About every 76 years, Halley's Comet becomes visible in our night sky for several weeks, and like surely many of you, I vividly recall its most recent return in 1986. Having heard of the famous comet from my 81-year old stargazing mentor, Margaret Willits, in 1954, I was thrilled to finally see it after a three-decade wait.
It was Ms. Willits who ignited my childhood interest in astronomy, but it was seeing Halley's Comet that rekindled the flame that has been burning brightly ever since. While Ms. Willis told me of her excitement at seeing the comet during its 1910 visit, she didn't tell me about the stir it caused at the time.
Comet Halley is one of several comets whose orbits intersect with Earth's orbit. Of course, should Earth and a comet pass through the same place at the same time, there would be a major catastrophe, such as the one believed to have led to the extinction of the dinosaurs -- but fortunately that's quite rare.
However, the intersection of the orbits of Earth and a dozen or so comets does have some interesting consequences, the most common of which are annual meteor showers. Comets leave tiny pieces of dust, ice and rocks scattered along their orbital path. So when Earth, which is orbiting the Sun at the incredible speed of 67,000 miles per hour, passes though the debris-laden path of a comet, friction between the debris and Earth's atmosphere causes bits of debris to burn and glow, producing meteors, those brilliant streaks that flash across the night sky, also called shooting stars.
Twice each year we pass through Halley's path, producing the Eta Aquarid meteor shower in May and the Orionid shower in October.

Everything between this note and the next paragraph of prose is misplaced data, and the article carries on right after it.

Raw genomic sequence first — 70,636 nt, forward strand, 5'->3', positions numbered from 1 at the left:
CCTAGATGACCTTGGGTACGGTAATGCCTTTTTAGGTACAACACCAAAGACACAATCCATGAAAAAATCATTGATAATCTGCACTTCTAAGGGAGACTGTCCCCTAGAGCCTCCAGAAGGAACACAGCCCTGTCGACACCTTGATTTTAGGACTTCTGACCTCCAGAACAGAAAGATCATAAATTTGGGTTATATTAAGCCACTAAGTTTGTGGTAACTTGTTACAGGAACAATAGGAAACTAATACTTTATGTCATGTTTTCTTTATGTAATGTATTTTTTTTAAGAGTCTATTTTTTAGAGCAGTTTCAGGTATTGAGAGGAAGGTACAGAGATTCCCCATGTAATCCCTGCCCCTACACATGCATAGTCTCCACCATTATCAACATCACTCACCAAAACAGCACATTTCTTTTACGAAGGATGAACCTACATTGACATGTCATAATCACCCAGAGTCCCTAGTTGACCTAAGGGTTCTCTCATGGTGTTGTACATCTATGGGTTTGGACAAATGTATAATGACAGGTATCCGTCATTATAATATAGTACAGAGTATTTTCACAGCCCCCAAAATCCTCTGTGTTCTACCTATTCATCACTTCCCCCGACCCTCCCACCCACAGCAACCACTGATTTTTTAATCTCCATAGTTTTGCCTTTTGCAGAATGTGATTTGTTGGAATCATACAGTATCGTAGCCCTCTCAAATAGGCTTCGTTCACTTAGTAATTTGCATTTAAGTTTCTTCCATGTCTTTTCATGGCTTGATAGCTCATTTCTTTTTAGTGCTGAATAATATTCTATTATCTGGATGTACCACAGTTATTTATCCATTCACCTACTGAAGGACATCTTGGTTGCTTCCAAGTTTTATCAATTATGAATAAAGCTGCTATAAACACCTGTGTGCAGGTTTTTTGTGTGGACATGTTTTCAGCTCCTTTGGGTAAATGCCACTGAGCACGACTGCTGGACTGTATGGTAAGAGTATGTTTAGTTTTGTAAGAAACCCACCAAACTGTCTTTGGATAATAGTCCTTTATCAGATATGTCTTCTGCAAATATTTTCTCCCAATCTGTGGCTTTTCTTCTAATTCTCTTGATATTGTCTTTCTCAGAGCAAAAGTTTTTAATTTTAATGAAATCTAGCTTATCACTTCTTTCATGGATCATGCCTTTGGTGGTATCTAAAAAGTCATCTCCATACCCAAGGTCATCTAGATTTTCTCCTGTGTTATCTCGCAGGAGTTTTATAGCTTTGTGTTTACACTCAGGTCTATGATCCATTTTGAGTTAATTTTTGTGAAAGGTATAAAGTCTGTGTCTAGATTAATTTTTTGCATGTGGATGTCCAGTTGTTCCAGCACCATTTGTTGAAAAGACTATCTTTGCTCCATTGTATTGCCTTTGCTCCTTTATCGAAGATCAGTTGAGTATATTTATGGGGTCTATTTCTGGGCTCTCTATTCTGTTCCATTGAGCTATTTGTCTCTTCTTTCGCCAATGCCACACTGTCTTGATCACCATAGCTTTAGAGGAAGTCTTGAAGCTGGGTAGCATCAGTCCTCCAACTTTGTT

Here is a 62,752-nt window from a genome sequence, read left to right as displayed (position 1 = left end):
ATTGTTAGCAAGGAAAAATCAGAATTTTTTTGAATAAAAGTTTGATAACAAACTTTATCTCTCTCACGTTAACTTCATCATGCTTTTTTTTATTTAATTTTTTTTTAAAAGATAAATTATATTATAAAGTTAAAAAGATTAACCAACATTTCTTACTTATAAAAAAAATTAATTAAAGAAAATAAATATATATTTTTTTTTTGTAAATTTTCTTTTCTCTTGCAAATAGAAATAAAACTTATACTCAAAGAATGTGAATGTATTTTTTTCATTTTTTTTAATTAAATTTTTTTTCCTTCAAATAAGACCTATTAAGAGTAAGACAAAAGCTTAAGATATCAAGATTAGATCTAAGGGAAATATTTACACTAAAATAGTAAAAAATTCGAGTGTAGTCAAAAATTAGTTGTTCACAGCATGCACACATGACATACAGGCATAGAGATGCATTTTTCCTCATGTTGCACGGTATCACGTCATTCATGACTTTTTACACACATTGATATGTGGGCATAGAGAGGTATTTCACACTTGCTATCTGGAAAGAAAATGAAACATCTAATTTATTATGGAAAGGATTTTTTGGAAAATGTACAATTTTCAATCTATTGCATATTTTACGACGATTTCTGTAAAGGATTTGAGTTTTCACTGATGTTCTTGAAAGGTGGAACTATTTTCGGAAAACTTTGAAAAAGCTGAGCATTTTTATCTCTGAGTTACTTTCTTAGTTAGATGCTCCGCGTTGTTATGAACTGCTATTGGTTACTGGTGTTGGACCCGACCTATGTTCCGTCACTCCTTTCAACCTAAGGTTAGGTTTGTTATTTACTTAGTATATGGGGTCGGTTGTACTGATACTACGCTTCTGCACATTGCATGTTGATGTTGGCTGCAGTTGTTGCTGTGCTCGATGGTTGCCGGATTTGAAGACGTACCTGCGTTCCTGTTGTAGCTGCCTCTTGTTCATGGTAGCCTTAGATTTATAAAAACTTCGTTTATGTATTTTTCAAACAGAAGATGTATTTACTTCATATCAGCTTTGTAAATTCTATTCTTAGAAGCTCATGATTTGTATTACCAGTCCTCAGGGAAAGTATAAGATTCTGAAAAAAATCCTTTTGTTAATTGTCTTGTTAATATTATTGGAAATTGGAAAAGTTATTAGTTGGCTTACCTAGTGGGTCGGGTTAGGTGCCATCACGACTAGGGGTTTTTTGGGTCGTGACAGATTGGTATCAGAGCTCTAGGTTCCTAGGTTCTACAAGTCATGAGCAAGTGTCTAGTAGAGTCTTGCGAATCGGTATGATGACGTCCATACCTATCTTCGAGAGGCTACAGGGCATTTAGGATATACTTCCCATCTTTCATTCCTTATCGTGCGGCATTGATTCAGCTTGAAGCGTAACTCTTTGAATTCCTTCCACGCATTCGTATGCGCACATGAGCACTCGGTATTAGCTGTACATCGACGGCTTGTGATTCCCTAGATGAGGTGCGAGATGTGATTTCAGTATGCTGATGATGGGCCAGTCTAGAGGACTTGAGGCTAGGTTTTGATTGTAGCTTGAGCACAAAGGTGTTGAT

But when Halley came by in May 1910, the encounter was closer than usual as Earth actually passed through the end of Halley's 24-million mile long tail.
Throughout history comets have elicited fear and dread. They have even been seen as harbingers, if not the causes, of dreadful things like earthquakes, volcano eruptions, wars, epidemics, fires, and even massacres. (Isn't it curious how natural events are so often blamed for human-caused catastrophes?)
When scientists announced that Halley's tail contained traces of poisonous cyanide, though not nearly enough to be of concern, the last part of the message wasn't heard by all. Some panicked while others cashed in on the irrational fears by selling "anti-comet" pills and "comet-protecting gas masks." Of course, Halley's Comet passed uneventfully, only to return 76 years later to help inspire me to begin writing this column.
• Sky Calendar.
May 16 Sun. evening: The crescent Moon is above Venus.
19 Wed. evening: The Moon is below Mars.
20 Thu. evening: The Moon is at 1st quarter.
22 Sat. evening: The Moon is below Saturn.
27 Thu. all night: The full Moon, called Milk Moon, Flower Moon, Corn Moon, and Planting Moon, accompanies Scorpius' reddish star Antares across the sky all night.
June 4 Fri. morning: The Moon is at 3rd quarter.
• Naked-eye Planets. (The Sun, Moon, and planets rise in the east and set in the west due to Earth's west-to-east rotation on its axis.) Evening: "Evening star" Venus now dominates the early evening sky in the west; Mars is high in the southwest; Saturn is high in the south. Morning: Jupiter, now rising 3+ hours before sunrise, is well up in the southeast by morning; Mercury is at its best late in the month low in the east at dawn.
Stargazer appears every other week. Paul Derrick is an amateur astronomer who lives in Waco. Contact him at 918 N. 30th, Waco, 76707, (254) 753-6920 or email@example.com. See the Stargazer Web site at stargazerpaul.com.